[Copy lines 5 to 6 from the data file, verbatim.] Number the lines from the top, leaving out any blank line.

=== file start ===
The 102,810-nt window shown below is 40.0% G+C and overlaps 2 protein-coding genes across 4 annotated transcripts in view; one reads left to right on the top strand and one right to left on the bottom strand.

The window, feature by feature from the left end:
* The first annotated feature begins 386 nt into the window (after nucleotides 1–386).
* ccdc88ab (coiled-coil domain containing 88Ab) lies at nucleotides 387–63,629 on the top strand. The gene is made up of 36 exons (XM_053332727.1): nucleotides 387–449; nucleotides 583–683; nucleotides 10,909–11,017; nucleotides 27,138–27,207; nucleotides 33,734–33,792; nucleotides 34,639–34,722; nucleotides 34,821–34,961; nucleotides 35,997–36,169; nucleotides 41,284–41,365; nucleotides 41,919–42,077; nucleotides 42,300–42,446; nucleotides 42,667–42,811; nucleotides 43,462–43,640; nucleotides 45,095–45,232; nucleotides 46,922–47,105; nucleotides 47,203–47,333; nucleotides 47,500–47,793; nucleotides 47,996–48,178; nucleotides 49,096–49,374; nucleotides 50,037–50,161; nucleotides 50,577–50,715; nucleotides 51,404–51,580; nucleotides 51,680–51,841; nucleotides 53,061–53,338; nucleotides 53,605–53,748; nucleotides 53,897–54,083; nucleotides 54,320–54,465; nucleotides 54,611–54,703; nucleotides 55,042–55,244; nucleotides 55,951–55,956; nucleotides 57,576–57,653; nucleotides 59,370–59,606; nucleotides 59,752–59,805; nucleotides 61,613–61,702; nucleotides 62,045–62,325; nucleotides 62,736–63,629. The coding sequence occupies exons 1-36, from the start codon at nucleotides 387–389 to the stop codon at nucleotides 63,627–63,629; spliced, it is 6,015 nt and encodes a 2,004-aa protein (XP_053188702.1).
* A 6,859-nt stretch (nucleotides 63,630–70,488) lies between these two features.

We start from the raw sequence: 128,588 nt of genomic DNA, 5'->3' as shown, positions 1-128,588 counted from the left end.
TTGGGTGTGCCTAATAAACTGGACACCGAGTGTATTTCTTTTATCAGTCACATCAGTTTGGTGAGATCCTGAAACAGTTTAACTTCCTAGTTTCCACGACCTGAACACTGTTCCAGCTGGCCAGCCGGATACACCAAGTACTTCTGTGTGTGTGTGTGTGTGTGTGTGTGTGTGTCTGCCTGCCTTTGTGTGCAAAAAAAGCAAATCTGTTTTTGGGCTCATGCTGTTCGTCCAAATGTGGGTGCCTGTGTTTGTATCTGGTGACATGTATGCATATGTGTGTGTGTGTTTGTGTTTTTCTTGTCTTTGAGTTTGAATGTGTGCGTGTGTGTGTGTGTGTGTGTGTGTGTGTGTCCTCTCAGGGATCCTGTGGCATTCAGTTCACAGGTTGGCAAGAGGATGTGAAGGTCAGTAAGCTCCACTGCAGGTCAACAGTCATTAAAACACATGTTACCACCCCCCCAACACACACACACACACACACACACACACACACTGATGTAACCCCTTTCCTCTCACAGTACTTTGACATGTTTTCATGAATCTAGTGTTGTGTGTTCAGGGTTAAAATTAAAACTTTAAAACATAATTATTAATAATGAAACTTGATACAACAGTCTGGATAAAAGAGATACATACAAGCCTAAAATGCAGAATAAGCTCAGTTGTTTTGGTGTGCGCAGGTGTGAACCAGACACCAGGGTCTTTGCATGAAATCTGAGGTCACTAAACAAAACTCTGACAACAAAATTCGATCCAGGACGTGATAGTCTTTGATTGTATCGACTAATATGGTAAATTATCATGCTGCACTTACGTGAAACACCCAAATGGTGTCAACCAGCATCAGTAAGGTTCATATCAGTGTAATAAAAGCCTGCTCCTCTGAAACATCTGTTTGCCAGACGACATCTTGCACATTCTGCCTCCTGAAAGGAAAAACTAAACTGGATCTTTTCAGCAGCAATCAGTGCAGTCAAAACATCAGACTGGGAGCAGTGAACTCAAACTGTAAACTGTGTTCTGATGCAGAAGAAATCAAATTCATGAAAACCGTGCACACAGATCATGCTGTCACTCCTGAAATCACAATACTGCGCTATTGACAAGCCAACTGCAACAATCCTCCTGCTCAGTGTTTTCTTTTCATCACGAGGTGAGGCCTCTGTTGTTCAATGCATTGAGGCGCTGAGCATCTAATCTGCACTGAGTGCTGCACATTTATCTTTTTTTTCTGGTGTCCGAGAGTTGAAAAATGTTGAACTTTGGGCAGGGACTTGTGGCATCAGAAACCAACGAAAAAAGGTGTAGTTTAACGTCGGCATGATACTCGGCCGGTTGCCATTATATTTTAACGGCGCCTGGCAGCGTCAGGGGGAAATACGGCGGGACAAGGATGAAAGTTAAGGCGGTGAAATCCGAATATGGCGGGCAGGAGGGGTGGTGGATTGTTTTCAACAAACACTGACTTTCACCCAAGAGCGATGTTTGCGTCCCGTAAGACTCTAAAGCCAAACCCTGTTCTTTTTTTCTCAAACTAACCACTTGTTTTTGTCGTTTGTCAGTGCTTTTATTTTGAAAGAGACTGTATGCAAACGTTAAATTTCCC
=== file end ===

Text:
* A 6,859-nt stretch (nucleotides 63,630–70,488) lies between these two features.

We start from the raw sequence: 128,588 nt of genomic DNA, 5'->3' as shown, positions 1-128,588 counted from the left end.